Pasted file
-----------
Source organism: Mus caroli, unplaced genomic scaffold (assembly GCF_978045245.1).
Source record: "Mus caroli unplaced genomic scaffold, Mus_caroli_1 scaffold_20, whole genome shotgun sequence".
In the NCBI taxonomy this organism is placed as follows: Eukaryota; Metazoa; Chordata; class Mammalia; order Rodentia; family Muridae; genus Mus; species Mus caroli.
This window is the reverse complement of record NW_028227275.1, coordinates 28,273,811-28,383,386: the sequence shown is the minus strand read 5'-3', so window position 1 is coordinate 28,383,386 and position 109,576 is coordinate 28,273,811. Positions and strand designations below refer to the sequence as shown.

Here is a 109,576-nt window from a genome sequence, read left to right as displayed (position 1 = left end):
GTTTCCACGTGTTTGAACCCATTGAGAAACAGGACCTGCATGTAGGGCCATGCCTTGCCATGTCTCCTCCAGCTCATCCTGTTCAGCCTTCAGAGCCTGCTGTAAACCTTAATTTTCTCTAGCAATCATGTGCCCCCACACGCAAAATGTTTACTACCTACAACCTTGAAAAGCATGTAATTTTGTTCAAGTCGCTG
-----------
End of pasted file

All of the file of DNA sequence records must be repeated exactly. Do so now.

Source organism: Mus caroli, unplaced genomic scaffold (assembly GCF_978045245.1).
Source record: "Mus caroli unplaced genomic scaffold, Mus_caroli_1 scaffold_20, whole genome shotgun sequence".
In the NCBI taxonomy this organism is placed as follows: Eukaryota; Metazoa; Chordata; class Mammalia; order Rodentia; family Muridae; genus Mus; species Mus caroli.
This window is the reverse complement of record NW_028227275.1, coordinates 28,273,811-28,383,386: the sequence shown is the minus strand read 5'-3', so window position 1 is coordinate 28,383,386 and position 109,576 is coordinate 28,273,811. Positions and strand designations below refer to the sequence as shown.

Here is a 109,576-nt window from a genome sequence, read left to right as displayed (position 1 = left end):
GTTTCCACGTGTTTGAACCCATTGAGAAACAGGACCTGCATGTAGGGCCATGCCTTGCCATGTCTCCTCCAGCTCATCCTGTTCAGCCTTCAGAGCCTGCTGTAAACCTTAATTTTCTCTAGCAATCATGTGCCCCCACACGCAAAATGTTTACTACCTACAACCTTGAAAAGCATGTAATTTTGTTCAAGTCGCTG